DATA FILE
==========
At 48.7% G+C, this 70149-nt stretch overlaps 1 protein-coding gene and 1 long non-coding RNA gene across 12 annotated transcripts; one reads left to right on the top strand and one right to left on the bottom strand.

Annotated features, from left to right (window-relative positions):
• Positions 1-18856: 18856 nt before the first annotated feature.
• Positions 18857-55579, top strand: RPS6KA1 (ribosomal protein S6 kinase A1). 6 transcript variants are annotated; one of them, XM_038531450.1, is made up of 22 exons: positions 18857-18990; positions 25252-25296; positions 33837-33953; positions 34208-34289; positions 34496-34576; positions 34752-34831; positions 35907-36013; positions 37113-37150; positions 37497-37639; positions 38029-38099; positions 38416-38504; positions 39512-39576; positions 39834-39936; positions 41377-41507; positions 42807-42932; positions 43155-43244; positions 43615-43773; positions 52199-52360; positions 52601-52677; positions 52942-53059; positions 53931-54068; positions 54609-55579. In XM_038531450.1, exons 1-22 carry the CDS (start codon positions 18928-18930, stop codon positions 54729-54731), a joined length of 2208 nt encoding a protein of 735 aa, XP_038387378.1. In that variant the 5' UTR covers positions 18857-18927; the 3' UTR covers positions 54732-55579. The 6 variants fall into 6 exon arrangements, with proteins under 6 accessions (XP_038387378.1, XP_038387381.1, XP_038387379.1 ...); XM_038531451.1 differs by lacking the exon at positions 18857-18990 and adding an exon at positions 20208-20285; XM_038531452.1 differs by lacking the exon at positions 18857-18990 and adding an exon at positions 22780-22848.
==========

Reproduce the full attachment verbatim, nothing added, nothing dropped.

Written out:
At 48.7% G+C, this 70149-nt stretch overlaps 1 protein-coding gene and 1 long non-coding RNA gene across 12 annotated transcripts; one reads left to right on the top strand and one right to left on the bottom strand.

Annotated features, from left to right (window-relative positions):
• Positions 1-18856: 18856 nt before the first annotated feature.
• Positions 18857-55579, top strand: RPS6KA1 (ribosomal protein S6 kinase A1). 6 transcript variants are annotated; one of them, XM_038531450.1, is made up of 22 exons: positions 18857-18990; positions 25252-25296; positions 33837-33953; positions 34208-34289; positions 34496-34576; positions 34752-34831; positions 35907-36013; positions 37113-37150; positions 37497-37639; positions 38029-38099; positions 38416-38504; positions 39512-39576; positions 39834-39936; positions 41377-41507; positions 42807-42932; positions 43155-43244; positions 43615-43773; positions 52199-52360; positions 52601-52677; positions 52942-53059; positions 53931-54068; positions 54609-55579. In XM_038531450.1, exons 1-22 carry the CDS (start codon positions 18928-18930, stop codon positions 54729-54731), a joined length of 2208 nt encoding a protein of 735 aa, XP_038387378.1. In that variant the 5' UTR covers positions 18857-18927; the 3' UTR covers positions 54732-55579. The 6 variants fall into 6 exon arrangements, with proteins under 6 accessions (XP_038387378.1, XP_038387381.1, XP_038387379.1 ...); XM_038531451.1 differs by lacking the exon at positions 18857-18990 and adding an exon at positions 20208-20285; XM_038531452.1 differs by lacking the exon at positions 18857-18990 and adding an exon at positions 22780-22848.